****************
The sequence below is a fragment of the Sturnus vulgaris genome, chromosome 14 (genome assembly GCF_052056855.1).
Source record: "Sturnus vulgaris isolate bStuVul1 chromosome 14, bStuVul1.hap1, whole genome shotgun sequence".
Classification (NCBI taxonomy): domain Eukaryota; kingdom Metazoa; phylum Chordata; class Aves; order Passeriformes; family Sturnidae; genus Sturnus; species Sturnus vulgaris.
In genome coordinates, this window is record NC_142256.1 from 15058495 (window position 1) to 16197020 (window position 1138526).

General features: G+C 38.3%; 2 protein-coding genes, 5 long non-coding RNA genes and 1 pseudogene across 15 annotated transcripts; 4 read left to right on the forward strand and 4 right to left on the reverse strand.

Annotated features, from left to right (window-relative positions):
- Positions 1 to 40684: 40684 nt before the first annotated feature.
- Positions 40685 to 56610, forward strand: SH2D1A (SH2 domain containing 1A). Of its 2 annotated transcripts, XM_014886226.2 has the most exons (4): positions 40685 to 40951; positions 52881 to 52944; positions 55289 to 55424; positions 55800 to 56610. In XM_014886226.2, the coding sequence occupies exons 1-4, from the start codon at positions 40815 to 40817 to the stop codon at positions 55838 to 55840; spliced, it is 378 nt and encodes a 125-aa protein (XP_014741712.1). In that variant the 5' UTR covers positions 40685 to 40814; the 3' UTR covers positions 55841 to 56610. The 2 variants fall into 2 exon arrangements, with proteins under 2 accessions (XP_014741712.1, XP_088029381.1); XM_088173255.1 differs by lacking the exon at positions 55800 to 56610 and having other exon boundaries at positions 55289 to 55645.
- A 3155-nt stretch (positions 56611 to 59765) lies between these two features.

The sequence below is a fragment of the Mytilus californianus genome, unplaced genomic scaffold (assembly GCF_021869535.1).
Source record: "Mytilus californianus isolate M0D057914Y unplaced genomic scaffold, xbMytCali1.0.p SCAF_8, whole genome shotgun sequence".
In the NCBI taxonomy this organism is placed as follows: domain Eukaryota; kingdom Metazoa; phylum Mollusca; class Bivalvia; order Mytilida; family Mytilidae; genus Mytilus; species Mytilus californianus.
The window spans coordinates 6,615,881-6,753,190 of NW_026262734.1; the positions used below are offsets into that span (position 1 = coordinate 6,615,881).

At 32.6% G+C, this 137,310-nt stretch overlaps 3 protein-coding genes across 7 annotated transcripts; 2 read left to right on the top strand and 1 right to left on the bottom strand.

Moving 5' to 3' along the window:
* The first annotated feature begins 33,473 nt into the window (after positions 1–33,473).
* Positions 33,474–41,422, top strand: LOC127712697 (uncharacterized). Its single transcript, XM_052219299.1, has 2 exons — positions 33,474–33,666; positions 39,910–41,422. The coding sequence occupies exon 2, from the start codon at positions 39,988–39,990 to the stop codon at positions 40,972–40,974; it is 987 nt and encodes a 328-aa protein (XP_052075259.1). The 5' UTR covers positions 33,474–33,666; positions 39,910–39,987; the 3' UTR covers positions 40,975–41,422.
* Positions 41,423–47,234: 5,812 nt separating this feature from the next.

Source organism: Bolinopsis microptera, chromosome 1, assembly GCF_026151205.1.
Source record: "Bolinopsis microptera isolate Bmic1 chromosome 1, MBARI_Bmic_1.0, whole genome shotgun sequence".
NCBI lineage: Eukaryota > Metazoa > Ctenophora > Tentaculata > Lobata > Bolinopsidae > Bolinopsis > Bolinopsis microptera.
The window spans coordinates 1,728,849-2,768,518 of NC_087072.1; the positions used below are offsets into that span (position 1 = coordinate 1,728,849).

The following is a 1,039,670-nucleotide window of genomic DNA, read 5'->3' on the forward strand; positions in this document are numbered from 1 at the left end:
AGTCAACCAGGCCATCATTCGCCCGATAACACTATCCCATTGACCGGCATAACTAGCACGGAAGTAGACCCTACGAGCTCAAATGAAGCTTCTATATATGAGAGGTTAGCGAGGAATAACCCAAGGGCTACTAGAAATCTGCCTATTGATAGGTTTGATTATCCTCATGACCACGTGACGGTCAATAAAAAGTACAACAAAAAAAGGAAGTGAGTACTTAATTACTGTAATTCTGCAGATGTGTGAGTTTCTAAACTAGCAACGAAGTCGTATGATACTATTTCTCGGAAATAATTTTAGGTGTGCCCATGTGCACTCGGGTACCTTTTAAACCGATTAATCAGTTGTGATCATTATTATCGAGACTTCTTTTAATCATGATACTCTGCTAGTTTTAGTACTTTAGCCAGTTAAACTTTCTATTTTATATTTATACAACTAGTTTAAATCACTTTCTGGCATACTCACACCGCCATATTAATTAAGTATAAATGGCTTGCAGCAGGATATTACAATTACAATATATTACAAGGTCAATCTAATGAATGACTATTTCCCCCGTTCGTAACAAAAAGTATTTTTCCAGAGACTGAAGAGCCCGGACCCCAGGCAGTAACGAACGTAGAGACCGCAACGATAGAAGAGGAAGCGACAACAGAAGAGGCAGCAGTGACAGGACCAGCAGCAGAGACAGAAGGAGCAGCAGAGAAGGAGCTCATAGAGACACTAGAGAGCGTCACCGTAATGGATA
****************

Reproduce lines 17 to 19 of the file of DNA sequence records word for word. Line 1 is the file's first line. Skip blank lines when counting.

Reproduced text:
* Positions 33,474–41,422, top strand: LOC127712697 (uncharacterized). Its single transcript, XM_052219299.1, has 2 exons — positions 33,474–33,666; positions 39,910–41,422. The coding sequence occupies exon 2, from the start codon at positions 39,988–39,990 to the stop codon at positions 40,972–40,974; it is 987 nt and encodes a 328-aa protein (XP_052075259.1). The 5' UTR covers positions 33,474–33,666; positions 39,910–39,987; the 3' UTR covers positions 40,975–41,422.
* Positions 41,423–47,234: 5,812 nt separating this feature from the next.

Source organism: Bolinopsis microptera, chromosome 1, assembly GCF_026151205.1.